The Suffocating Problems of Severe Procrastination

stressed-girlIn high school, I heard a terrible story that made me scared of both severe procrastination and overloading my schedule.

The story goes that this girl was an extremely bright student at an Ivy-caliber college. She studied so hard for top grades and was president of two clubs in high school, and then studied even harder and had an outstanding resume in college.

It looked like she would have the world at her hands after school.

Then, during her junior year, the assignments poured on, the extracurricular responsibilities built up, and her stress to be perfect crippled her. One day, after trying to do everything at an excellent level, she became so overwhelmed that she did nothing. She procrastinated to the point where she had a nervous breakdown.

The breakdown was so bad that her parents checked her into a mental hospital. No one could believe what had happened.

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What was it that brought this former college all-star to a terrible low point? Well, I don’t know for sure, but there are some likely causes of severe procrastination that affect many students and may have affected this girl.

First, let’s make sure we are clear on the issue. Severe procrastination is different than regular procrastination. Everyone struggles with some form of regular procrastination because we enjoy comfort and entertainment, which school work requires us to leave. For example, putting off a reading assignment during the day, to do it later at night is not a big deal and is only a slight degree of procrastination.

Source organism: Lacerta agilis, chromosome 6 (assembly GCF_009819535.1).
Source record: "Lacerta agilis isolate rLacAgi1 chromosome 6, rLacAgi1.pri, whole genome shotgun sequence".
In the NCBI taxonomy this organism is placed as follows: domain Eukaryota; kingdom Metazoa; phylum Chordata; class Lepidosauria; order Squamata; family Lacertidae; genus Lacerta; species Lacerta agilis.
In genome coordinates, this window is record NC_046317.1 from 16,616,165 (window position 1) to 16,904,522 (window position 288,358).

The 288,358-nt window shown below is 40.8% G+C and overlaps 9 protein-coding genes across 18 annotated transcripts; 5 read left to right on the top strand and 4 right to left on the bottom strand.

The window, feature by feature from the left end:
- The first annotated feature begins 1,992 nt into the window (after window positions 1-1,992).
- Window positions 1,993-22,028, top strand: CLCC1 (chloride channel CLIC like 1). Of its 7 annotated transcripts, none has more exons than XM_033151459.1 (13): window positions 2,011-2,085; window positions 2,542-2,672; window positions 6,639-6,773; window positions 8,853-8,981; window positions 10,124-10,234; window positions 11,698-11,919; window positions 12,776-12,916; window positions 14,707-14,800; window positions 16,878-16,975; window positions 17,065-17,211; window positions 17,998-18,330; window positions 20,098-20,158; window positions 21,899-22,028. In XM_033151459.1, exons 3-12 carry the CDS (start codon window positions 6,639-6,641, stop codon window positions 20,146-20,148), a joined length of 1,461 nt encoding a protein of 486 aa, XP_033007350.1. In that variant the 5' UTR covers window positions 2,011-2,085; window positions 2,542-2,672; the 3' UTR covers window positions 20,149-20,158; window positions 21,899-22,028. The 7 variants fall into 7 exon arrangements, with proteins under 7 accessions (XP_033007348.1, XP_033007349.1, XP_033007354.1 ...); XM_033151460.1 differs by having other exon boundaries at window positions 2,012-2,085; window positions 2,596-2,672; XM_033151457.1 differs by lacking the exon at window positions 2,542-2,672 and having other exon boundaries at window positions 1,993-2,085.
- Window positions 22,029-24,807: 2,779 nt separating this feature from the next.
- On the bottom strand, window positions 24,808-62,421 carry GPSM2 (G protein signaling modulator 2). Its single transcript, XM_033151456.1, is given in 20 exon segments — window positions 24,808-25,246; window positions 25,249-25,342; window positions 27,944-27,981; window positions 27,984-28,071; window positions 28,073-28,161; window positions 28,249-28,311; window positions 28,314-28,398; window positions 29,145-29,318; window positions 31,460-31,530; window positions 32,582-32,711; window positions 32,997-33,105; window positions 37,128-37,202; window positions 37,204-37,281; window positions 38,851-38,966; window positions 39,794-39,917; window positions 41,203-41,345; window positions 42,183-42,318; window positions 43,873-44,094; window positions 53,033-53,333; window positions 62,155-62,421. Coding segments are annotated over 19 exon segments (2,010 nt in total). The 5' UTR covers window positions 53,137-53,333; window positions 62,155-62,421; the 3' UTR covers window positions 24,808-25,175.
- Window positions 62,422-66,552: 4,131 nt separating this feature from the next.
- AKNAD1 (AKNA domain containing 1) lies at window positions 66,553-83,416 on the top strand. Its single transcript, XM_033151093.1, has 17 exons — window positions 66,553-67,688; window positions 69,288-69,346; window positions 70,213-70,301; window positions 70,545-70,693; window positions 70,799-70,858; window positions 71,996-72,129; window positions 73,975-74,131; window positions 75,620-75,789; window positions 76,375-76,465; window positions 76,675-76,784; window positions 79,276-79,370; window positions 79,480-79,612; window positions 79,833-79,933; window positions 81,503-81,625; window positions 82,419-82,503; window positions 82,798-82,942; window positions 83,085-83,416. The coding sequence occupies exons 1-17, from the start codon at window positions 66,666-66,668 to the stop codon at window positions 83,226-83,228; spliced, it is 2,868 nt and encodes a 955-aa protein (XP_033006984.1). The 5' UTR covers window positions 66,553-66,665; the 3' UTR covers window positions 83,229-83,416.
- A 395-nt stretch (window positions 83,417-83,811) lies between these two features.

But, students with severe procrastination are at the point where they miss a paper deadline and struggle to turn it in two days later. They take their exams without studying. They are constantly asking for extensions and giving excuses for incomplete work. And when it’s really bad, they don’t even submit their paper or show up for the exam, because they literally can’t get over the task of starting the work.

How Severe Procrastination Happens

If what you’re doing and studying isn’t what you want to pursue in your career, then the work in your major will start to seem pointless and a waste of time. If you can never start an assignment because of the deep anxiety about the class or doing this kind of work in your future, then you should reconsider your major and plans.

With these kinds of negative thoughts, you will—and it is natural to—procrastinate as long as you can to avoid being depressed about your situation. No one wants to feel like crap, and if it’s a choice between doing school work that makes them feel really bad or not, they will choose anything else.